Be honest–most of us have a constant negative monologue playing in our heads all day. You tell yourself how tired you are, how disorganized you are, and how much you hate what you have to do. But what if you told yourself something different? Whether you say it out loud or in your mind, what you say to yourself matters.

With that in mind, here are 15 phrases you should say to yourself every day to help you meet your goals:

1. “I’m going to succeed at _____.” When you tell yourself you’ll succeed at a specific task, you’re contradicting the self-doubt that could otherwise hold you back.

2. “I’ve been successful in the past.” Rehearsing specific past successes helps build self-confidence when you need to stretch yourself and try new things.

3. “I can overcome my fear.” Acknowledging your fear is very empowering, and making a choice to overcome it will give you strength and confidence as you face it. Remember, fear only has power if you let it.

4. “That wasn’t as bad as I thought.” Many times, the things we fear aren’t all that bad—even when they actually happen. By reminding ourselves of this, we empower ourselves the next time we’re afraid.

5. “I did something no one else was willing to do.” Big or small, there’s something you’ve done that no one else was willing to do. By patting yourself on the back for it, you strengthen your ability to maintain good habits.

6. “It’s my fault.” Taking responsibility for the things we did empowers us to apologize and make the situation better. Just don’t blame yourself when it’s not your fault!

7. “I got started!” The first step is always the hardest, and celebrating it is something we all do too little of. Congratulate yourself on getting started—every step from here will be easier.

8. “You’re awesome.” No one hears this enough, but it’s true of absolutely everyone. We all have different ways that we’re awesome, so take the time to remind yourself of yours!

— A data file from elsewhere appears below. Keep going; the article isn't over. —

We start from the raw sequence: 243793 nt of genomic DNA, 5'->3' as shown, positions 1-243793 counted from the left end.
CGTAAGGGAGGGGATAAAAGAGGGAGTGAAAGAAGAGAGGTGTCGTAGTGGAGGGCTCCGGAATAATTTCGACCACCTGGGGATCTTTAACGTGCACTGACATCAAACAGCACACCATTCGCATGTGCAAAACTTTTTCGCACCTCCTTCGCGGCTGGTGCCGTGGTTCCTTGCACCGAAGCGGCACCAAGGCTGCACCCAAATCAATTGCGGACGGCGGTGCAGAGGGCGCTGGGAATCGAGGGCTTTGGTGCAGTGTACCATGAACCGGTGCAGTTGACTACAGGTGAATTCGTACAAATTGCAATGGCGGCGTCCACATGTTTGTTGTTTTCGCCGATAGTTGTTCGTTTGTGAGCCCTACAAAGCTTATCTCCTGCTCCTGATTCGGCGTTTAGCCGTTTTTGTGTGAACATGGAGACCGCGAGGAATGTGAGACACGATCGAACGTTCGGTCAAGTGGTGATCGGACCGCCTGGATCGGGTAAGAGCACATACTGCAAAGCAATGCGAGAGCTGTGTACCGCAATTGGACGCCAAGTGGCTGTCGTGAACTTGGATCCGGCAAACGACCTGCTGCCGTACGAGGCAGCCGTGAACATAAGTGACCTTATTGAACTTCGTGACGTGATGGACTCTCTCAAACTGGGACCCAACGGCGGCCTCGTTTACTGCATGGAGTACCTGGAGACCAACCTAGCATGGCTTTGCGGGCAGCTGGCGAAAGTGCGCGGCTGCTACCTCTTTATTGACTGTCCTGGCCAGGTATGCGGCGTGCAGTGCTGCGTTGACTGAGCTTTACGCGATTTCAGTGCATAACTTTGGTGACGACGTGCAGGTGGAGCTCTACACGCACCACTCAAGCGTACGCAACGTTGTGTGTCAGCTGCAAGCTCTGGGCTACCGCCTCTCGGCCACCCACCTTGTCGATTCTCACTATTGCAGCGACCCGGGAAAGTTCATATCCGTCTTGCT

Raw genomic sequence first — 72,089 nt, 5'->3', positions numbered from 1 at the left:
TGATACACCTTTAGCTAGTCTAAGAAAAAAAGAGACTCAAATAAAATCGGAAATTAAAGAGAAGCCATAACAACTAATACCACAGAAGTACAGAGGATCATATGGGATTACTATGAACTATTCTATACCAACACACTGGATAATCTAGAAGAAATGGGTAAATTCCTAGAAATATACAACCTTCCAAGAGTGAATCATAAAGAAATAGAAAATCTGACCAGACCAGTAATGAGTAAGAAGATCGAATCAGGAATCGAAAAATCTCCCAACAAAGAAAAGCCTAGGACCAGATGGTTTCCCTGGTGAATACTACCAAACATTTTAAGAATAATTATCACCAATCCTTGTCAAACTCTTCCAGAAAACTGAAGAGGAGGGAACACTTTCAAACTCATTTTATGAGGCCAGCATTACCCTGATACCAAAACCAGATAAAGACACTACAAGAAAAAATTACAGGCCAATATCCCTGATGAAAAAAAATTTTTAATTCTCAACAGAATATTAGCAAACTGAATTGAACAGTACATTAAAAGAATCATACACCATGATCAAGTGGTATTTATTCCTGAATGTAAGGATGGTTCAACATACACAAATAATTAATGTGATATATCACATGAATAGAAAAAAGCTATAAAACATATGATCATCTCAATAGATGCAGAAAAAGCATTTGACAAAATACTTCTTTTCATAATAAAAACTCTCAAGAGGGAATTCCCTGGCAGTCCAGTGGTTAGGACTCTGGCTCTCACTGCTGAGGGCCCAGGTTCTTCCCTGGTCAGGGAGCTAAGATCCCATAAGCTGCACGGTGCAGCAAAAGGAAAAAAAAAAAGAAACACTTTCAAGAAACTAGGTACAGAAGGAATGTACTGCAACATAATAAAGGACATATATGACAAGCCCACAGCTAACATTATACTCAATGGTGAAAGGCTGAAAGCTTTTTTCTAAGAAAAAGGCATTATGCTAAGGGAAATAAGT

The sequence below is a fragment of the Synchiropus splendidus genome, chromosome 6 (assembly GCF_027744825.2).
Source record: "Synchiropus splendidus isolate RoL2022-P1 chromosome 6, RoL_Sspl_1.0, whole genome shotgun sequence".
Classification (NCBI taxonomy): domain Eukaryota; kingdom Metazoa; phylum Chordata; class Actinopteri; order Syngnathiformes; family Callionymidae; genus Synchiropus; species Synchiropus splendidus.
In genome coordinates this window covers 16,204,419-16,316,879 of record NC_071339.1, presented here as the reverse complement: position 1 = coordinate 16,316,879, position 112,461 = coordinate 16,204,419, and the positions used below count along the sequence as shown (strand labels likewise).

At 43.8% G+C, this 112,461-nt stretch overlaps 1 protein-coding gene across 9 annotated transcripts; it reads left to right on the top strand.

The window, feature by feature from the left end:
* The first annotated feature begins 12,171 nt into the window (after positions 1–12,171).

9. “I don’t care what other people think.” The truth is that most people think about you far less than you’d assume. So, every so often, remind yourself that other people’s opinions don’t matter. Be true to yourself.

10. “They’re no different than I am.” When you start to judge others to lift yourself up, you’re giving yourself a false sense of pride. Instead, admit that everyone is more like you than you realize, and you’ll find yourself feeling less isolated and alone.

11. “I can do this!” Right before you step into a difficult situation or take on a challenge, tell yourself you can do it. Because if you believe you can, you’re right!

12. “This time is an appointment with me.” Many people don’t make enough time for themselves. Instead, find a time you can set an appointment with yourself—to look over goals, hit the gym, or just rest. Then keep it!

13. “I’m not perfect—and that’s OK.” Feeling like we have to be perfect before we can launch our business or take our next step in life holds many of us back from success. Take a second today to admit that you’re not perfect, and that that’s perfectly OK.

14. “That’s not my job, but who cares?” Being willing to step above and beyond your specific role is a great way to stand out and get noticed in your work and life. Even if no one knows it but you, you’ll feel great knowing you made a difference.

15. “You’re good enough, right now, just like this.” We all want to improve, move forward, and accomplish more. However, sometimes we just need to remind ourselves that we’re good enough, right now, today. You’ll feel relief and a sense of peace as you accept yourself for who you are.

Talking to yourself may sound like an odd thing to do, but it’s extremely effective. Most people have an ongoing monologue in their minds already—success is just a matter of making yours more positive. By saying these 15 things to yourself every day, you’ll be well on your way to being successful, accomplishing your goals, and getting more done.

This post is in partnership with Inc., which offers useful advice, resources and insights to entrepreneurs and business owners. The article above was originally published at Inc.com.